You find yourself in London 24 Hours during a long layover. What should you do & what should you try to see? There are so many areas & landmarks in London.
We were traveling through London and had a 24-hour layover between flights. The plan was to squeeze as much as possible into that 24 hours. We decided to try to squeeze four places into that time. The list included the British Museum, Big Ben, Tower Bridge and the Tower of London.
Getting pictures of Big Ben and Tower Bridge without 100s or 1000s of people is difficult. Have your morning coffee and take a bus or taxi there as early as possible.
Some of the best photos of these landmarks are available early in the morning or late in the afternoon.
These should be your first stop, it will short and leave your time for sites that take much longer to visit.
London's Weather Is A Factor
Next, on our stop is pretty much governed by the weather. If it is warm out, go to the Tower of London first. If it is cool out, wait until the afternoon when it is warmer.
Since the weather was cool on our visit, we hit the British Museum first.
The British Museum
The British Museum is not only one of the largest museums in the world but also one of the oldest. The Museum founded by Hans Sloane in 1759 and became available to the public in that year.
It began not only as a Museum for the British but also as the National Library. The Museum is divided into rooms so that each type of antiquities is grouped together.
The antiquities are in 4 different rooms. Each of the room contains the same type of relics. Each of the rooms was later divided into exhibits as the collection grew. The entire museum can take hours to visit and you should set aside a full day for the museum.
Choose An Exhibit
Today we are spending our time in our favorite area the Egyptian Exhibit. The museum changes artifacts as they exchange with the Museum of Cairo and others as well.
There are over eight million artifacts to see. Choose an exhibit or two that interests you most. Spend your time in those areas instead of quickly roaming from room to room.
There are 94 such exhibits to choose from as well as an education department to visit. The museum contains works from Egypt, Persia, Americas, Rome, and Greece as well as Africa and Asia. There is never a lack of things to see.
The main entrance is on Great Russell Street. Visit the information desk, to find current information about the museum collections. The other entrance is in the north of Montague Square.
TIMES AND COST
The Museum opens daily from 10:00 am – 5:30 pm.
The Museum closes on the 24th, 25th, and 26th of December and the 1st of January.
Price: The Entrance to the Museum is free for all visitors. The information desk will inform you of any fees to visit temporary exhibitions on loan.
This is one of our top ten bargains of the world.
Tower of London
The Tower of London ranks as one of the most established and protected structures on the planet. The tower has protected England from its enemies and as a home for the royal family.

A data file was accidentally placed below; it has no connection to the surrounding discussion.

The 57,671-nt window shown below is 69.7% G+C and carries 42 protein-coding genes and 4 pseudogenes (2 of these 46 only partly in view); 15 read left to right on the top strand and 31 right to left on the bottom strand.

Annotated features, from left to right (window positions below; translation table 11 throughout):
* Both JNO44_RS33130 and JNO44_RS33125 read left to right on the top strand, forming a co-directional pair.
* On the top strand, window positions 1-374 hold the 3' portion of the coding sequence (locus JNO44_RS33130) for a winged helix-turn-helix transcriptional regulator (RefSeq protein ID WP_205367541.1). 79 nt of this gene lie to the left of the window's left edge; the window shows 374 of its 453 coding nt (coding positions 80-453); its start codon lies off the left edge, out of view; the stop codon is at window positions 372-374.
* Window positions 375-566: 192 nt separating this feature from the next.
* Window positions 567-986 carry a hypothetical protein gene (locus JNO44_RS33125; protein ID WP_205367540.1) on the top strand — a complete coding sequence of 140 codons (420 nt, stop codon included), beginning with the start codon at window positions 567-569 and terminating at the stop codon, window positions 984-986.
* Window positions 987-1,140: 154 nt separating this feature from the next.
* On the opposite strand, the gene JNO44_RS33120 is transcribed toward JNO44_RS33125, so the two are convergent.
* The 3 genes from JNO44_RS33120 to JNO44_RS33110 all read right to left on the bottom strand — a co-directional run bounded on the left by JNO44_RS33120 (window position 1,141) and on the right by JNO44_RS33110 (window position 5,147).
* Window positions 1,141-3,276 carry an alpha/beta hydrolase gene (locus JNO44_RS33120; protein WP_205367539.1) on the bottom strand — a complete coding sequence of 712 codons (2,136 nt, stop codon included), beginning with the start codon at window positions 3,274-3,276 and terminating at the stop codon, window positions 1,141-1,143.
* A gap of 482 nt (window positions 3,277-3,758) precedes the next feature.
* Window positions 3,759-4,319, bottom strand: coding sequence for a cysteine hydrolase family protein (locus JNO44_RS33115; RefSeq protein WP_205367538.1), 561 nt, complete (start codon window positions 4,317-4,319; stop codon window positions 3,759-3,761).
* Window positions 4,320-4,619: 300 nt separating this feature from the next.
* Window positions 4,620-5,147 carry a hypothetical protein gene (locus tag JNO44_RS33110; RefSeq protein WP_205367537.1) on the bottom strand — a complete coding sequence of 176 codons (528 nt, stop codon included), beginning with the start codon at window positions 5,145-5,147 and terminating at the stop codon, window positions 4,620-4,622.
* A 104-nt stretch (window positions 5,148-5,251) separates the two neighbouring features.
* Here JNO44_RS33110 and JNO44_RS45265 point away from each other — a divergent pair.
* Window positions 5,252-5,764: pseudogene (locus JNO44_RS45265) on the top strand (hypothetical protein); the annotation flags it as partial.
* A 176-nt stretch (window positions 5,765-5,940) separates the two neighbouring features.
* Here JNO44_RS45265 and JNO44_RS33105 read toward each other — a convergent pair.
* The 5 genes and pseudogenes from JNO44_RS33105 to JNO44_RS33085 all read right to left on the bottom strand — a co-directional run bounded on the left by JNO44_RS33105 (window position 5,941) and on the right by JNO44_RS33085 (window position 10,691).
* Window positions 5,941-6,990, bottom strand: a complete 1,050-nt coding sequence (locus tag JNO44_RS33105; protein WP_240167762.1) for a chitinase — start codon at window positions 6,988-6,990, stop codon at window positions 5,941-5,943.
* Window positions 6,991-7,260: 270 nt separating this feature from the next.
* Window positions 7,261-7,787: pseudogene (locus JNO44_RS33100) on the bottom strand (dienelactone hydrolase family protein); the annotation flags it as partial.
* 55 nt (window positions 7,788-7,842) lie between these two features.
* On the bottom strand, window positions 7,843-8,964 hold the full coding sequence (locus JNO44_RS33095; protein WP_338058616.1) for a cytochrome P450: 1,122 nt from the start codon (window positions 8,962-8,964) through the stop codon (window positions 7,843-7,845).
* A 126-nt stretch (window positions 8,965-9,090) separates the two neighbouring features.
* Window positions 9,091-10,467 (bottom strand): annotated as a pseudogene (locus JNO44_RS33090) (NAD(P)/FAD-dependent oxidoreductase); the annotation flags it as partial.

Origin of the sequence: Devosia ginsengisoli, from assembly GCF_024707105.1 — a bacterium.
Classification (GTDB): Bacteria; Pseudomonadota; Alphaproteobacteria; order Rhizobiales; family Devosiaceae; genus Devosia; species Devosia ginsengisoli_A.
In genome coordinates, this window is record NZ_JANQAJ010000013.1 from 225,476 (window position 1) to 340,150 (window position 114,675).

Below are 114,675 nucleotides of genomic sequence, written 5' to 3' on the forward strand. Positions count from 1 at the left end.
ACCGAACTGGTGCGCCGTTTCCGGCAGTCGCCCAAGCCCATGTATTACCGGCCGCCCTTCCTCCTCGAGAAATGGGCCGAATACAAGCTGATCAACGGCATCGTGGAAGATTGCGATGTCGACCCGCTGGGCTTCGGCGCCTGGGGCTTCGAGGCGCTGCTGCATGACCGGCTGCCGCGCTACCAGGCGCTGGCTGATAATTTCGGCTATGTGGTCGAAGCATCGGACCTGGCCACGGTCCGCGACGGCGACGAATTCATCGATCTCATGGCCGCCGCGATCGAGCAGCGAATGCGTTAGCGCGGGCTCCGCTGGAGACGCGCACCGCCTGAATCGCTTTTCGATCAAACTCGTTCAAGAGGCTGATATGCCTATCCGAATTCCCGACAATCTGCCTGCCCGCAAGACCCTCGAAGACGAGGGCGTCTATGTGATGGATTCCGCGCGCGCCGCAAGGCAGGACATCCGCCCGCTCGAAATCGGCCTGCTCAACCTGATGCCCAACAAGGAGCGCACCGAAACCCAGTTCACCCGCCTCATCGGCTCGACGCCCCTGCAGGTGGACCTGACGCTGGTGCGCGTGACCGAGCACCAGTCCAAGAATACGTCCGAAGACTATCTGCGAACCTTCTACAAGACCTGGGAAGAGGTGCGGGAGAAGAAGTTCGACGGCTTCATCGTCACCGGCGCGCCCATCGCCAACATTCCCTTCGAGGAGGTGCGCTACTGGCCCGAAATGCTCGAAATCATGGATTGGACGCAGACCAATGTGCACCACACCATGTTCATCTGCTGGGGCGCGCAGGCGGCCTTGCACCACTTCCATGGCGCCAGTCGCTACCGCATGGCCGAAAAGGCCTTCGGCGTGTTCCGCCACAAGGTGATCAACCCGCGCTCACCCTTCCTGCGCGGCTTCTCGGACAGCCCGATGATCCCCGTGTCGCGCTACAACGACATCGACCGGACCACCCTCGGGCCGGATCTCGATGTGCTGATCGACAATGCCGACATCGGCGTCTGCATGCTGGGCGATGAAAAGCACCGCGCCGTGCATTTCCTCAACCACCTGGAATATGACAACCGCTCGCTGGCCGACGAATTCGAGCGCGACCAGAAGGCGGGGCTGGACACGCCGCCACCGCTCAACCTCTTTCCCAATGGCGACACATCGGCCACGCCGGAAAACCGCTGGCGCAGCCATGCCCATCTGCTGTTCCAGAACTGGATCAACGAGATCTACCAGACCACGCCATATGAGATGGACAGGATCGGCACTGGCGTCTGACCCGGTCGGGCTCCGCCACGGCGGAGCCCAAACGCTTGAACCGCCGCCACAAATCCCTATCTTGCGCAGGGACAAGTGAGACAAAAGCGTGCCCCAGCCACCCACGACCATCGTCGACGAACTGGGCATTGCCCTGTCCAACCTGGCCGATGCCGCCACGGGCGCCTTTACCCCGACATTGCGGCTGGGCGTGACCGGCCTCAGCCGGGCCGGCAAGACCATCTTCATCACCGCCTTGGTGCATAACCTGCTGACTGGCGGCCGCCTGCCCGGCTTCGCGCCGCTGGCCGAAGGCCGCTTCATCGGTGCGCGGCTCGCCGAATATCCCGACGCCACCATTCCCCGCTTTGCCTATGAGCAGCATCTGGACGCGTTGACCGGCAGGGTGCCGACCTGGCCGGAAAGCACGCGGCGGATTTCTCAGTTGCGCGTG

The tower would be my first choice in London if I could only choose one. You will need at least half a day to see the complex.
The Tower of London has been cared for by guards known as Beefeaters since its opening in 1078. These guards ensure the security of the grounds and buildings. You will find the royal jewels entire collection stored here. Security is very tight around that part of the grounds.
Their original purpose was to guard prisoners and prevent escapes.
The beefeaters wear clothing today to conform to times gone by. They are quite colorful and you will know them as soon as they pop into view.
Famous Tower Executions
The tower is most famous for the executions that were carried out there. Those include famous figures such as Anne Boleyn, William Wallace, and Thomas Cromwell.
Ann Boleyn, the kings' wife, suffered decapitation when she was accused of infidelity. Sir Walter Raleigh spent twelve years in the tower by order of Elizabeth I.
He secured his release in 1616 and after this returned and was executed in 1618
The Royal Gems
The tower has been the setting for many events significant to the history of England and the world
The Tower of London is additionally used to store and protect the royal gems. The value of the collection remains unknown. The value is believed to be in the hundreds of million British Pounds.
Every ruler of England has worn these same jewels.
The ceremony of the Keys
One famous daily event at the Tower of London, that still survives today, is the Passing of the Keys.
The turning over of the keys is the stately bolting up of the Tower of London every night. That takes place at exactly the same time daily and the tradition has lasted over 700 years.
At exactly 10:00 pm a candle and the keys arrive at the main gate in the hands of the central jailer.
He goes to a spot in front of the main tower. A conversation begins as the entryways locked for the night.
The main jailer and sentry play out the well-known event.
“Who comes there?”
“Queen Elizabeth's Keys.”
“Pass Queen Elizabeth's Keys. All's well.”
A visit to the Tower can be an incredible learning experience for children and adults alike. The Tower of London is a structure loaded with history. Every time you visit the Tower you can discover some new information about its history.
TIMES AND COST
Every day the Tower of London is open for visitors. The tower does close on Christmas day, Christmas Eve, Boxing Day, and New Years Day.
Entrance fees based on the age of the visitors and the number of individuals in a tour group will be charged. The Tower Slope Tube Stations services the Tower area.
A recorded tape in various languages is available. The tapes take you to each historical spot and details given about them. This is a necessity to get the full value of a visit to the Tower and its grounds.